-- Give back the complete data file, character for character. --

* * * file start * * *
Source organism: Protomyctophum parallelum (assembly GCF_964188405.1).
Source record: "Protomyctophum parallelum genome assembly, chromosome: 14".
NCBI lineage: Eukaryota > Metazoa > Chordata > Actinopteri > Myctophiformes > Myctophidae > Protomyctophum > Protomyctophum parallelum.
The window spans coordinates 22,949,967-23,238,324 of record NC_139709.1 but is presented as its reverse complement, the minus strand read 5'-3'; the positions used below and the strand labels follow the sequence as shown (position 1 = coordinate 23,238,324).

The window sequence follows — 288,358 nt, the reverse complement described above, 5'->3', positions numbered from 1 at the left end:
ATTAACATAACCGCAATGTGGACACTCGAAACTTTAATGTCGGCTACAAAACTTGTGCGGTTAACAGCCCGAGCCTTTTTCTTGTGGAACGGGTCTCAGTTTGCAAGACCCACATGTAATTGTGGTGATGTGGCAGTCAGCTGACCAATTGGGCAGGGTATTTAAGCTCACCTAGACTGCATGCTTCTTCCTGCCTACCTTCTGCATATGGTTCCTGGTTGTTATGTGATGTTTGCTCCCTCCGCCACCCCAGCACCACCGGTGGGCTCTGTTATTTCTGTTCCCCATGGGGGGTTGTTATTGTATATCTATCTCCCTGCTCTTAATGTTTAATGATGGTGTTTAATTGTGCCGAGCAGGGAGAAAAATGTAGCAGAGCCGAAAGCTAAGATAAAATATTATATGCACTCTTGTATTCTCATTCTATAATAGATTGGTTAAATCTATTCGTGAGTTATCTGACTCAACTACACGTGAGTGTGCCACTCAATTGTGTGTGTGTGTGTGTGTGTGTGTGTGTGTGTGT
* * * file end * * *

Source organism: Protomyctophum parallelum (assembly GCF_964188405.1).
Source record: "Protomyctophum parallelum genome assembly, chromosome: 14".
NCBI lineage: Eukaryota > Metazoa > Chordata > Actinopteri > Myctophiformes > Myctophidae > Protomyctophum > Protomyctophum parallelum.
The window spans coordinates 22,949,967-23,238,324 of record NC_139709.1 but is presented as its reverse complement, the minus strand read 5'-3'; the positions used below and the strand labels follow the sequence as shown (position 1 = coordinate 23,238,324).

The window sequence follows — 288,358 nt, the reverse complement described above, 5'->3', positions numbered from 1 at the left end:
ATTAACATAACCGCAATGTGGACACTCGAAACTTTAATGTCGGCTACAAAACTTGTGCGGTTAACAGCCCGAGCCTTTTTCTTGTGGAACGGGTCTCAGTTTGCAAGACCCACATGTAATTGTGGTGATGTGGCAGTCAGCTGACCAATTGGGCAGGGTATTTAAGCTCACCTAGACTGCATGCTTCTTCCTGCCTACCTTCTGCATATGGTTCCTGGTTGTTATGTGATGTTTGCTCCCTCCGCCACCCCAGCACCACCGGTGGGCTCTGTTATTTCTGTTCCCCATGGGGGGTTGTTATTGTATATCTATCTCCCTGCTCTTAATGTTTAATGATGGTGTTTAATTGTGCCGAGCAGGGAGAAAAATGTAGCAGAGCCGAAAGCTAAGATAAAATATTATATGCACTCTTGTATTCTCATTCTATAATAGATTGGTTAAATCTATTCGTGAGTTATCTGACTCAACTACACGTGAGTGTGCCACTCAATTGTGTGTGTGTGTGTGTGTGTGTGTGTGTGTGTGT